The current mayor of the city is Joseph Estrada, former President of the Philippines, who defeated former mayor Alfredo Lim in the 2013 local election. Isko Moreno is the city's current vice mayor.


On September 25, 2014, the Commission on Audit released its 2013 Annual Financial Report citing the city's income at ₱10.1 billion with an asset worth of ₱18.6 billion.[100] Its local income stood at ₱5.41 billion and its national government allocation was ₱1.74 billion, having an annual regular income (ARI) of an estimated ₱7.15 billion.[101] Manila's net income stood at ₱3.54 billion in 2014.[99]

Among the local government units, Manila has the highest budget allocation to health. It was also one of the cities with the highest tax and internal revenue.[102] Tax revenue accounts for 46% of the city's income in 2012.[103]

Districts and barangaysEdit

File:Ph fil congress districts manila.png

Manila has six legislative districts that serve as the constituencies for the election of the city's representatives to the lower house of the Congress of the Philippines and of the regular members to the Sangguniang Panlungsod (SP; City Council). Each district elects one representative to the House of Representatives and six SP members to the council. The city, along with the rest of the nation, elects 12 senators as one at-large district.

Manila is politically divided into 896 barangays, the smallest unit of local government in the Philippines. Each barangay has its own chairperson and councilors. For administrative convenience, all the barangays in Manila are grouped into 100 zones. These zones have no form of local government.

National governmentEdit

File:Supreme Court of the Philippines.jpg

Manila, being the seat of political power of the Philippines, has several national government offices headquartered at the city. Planning for the development for being the center of government started during the early years of American colonization to the country when they envisioned a well-designed city outside the walls of Intramuros. The strategic location chosen was Bagumbayan, a former town which is now the Rizal Park to become the center of government and a design commission was given to Daniel Burnham to create a master plan for the city patterned after Washington D.C.. These improvements were eventually abandoned under the Commonwealth Government of Manuel L. Quezon.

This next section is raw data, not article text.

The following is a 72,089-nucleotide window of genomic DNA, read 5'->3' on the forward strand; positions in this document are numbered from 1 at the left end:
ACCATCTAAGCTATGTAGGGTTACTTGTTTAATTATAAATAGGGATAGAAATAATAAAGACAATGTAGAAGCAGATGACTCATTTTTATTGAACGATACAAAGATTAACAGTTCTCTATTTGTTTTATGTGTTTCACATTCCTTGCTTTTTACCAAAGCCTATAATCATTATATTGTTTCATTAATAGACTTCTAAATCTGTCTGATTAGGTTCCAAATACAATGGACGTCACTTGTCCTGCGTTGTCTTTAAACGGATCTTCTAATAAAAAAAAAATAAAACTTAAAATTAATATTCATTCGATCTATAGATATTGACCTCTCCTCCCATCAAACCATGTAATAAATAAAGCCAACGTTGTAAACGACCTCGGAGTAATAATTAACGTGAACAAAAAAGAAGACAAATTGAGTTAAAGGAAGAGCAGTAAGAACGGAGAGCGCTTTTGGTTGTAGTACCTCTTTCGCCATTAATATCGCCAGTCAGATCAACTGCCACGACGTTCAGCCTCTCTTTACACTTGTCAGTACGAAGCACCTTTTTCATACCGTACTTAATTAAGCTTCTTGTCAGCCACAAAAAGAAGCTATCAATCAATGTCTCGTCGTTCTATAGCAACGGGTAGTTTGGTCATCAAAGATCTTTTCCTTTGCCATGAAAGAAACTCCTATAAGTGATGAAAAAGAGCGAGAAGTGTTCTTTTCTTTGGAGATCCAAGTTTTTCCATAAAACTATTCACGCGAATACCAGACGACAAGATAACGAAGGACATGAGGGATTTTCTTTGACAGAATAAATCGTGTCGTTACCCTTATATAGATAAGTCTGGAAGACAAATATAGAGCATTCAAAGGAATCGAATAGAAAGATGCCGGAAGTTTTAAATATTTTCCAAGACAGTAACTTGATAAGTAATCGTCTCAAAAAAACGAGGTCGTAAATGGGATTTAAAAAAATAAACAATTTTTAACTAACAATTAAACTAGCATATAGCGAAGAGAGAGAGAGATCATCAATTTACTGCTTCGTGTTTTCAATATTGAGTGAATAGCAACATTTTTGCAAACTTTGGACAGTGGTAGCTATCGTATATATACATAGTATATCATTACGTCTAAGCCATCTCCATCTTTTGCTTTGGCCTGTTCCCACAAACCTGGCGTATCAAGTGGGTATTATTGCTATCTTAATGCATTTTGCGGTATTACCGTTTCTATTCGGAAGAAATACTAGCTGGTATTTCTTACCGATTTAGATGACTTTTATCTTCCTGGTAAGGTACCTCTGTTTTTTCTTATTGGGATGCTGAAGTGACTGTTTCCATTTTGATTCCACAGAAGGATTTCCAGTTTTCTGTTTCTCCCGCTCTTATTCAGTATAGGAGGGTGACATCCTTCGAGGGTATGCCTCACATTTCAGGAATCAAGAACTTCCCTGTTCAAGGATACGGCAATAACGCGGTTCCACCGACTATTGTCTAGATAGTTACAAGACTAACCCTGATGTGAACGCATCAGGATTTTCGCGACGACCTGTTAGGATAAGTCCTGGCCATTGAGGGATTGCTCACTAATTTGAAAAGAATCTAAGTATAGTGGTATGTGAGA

A new government center was to be built on the hills northeast of Manila, or what is now Quezon City. Several government agencies have set up their headquarters in Quezon City but several key government offices still reside in Manila. However, many of the plans were substantially altered after the devastation of Manila during World War II and by subsequent administrations.

The city, as the capital, still hosts the Office of the President, as well as the president's official residence. Aside from these, important institutions such as the Supreme Court, the Court of Appeals, the Bangko Sentral ng Pilipinas, the Departments of Budget and Management, Finance, Health, Justice, Labor and Employment and Public Works and Highways still call the city home. Manila also hosts important national institutions such as the National Library, National Archives, National Museum and the Philippine General Hospital.